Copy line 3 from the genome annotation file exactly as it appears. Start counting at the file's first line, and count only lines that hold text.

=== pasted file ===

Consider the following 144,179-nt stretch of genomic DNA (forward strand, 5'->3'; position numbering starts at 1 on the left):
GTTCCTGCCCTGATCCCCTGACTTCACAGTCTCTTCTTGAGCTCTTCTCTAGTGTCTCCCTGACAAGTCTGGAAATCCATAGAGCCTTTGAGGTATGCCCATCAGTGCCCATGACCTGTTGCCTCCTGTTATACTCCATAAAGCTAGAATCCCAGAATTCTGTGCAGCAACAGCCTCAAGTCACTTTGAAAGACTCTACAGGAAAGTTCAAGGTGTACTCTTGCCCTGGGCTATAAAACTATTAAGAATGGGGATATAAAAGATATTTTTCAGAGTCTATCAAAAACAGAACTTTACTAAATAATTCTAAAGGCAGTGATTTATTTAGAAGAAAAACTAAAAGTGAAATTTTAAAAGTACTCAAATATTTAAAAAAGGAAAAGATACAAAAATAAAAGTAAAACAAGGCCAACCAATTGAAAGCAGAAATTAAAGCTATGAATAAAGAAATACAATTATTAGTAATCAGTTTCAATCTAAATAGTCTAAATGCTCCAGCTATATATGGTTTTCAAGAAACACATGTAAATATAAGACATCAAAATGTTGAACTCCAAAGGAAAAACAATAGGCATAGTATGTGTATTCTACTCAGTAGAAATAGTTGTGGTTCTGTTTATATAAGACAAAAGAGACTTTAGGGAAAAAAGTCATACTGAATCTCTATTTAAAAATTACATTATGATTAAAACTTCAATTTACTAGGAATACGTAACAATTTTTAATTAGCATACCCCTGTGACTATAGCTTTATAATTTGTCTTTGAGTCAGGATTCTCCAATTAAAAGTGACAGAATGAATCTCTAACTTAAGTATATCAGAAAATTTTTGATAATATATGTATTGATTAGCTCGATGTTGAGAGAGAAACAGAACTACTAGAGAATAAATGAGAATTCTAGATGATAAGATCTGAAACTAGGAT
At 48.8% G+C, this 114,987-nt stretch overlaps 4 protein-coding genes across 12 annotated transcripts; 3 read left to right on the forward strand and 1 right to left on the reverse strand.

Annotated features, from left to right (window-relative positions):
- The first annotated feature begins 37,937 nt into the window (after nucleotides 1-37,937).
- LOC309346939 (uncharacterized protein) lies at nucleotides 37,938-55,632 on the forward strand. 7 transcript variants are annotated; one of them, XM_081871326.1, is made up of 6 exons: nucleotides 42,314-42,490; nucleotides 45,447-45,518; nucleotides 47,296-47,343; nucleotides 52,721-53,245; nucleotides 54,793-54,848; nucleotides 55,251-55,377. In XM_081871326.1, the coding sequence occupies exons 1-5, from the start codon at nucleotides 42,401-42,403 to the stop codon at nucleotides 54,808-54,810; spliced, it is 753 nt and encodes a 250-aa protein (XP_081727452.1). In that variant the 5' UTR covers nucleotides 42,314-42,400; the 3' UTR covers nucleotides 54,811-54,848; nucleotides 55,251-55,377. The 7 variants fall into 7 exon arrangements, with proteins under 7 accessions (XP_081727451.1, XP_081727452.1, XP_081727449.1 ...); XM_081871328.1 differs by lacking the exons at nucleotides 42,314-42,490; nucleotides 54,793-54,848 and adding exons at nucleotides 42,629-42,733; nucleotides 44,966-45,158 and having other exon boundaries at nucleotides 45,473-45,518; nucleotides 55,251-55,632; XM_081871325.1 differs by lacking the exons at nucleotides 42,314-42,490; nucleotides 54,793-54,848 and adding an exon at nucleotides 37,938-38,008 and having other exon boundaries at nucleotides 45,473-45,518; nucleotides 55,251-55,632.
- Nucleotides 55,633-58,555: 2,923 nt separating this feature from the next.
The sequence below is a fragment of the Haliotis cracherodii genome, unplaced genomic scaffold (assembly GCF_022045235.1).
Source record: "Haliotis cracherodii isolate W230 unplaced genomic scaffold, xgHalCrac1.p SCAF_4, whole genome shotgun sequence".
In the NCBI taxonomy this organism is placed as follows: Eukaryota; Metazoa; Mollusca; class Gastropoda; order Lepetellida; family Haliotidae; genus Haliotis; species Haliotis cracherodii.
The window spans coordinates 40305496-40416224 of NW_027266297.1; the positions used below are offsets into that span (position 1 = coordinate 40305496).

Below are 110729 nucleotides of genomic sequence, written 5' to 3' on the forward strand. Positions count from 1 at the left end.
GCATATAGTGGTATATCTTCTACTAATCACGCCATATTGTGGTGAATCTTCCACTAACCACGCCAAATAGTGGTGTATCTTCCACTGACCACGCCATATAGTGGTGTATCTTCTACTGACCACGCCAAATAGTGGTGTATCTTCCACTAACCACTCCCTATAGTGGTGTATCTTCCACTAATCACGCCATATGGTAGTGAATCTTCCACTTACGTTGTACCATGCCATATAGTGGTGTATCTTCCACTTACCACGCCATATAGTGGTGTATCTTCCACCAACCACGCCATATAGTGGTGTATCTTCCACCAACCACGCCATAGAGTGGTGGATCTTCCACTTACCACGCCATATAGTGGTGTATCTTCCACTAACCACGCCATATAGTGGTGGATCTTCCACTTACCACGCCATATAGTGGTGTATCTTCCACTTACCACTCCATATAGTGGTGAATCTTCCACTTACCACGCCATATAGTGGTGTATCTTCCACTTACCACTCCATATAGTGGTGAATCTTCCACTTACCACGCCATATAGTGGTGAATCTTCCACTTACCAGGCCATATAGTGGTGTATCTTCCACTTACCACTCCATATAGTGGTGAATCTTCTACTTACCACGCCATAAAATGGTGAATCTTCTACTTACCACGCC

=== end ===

At 48.8% G+C, this 114,987-nt stretch overlaps 4 protein-coding genes across 12 annotated transcripts; 3 read left to right on the forward strand and 1 right to left on the reverse strand.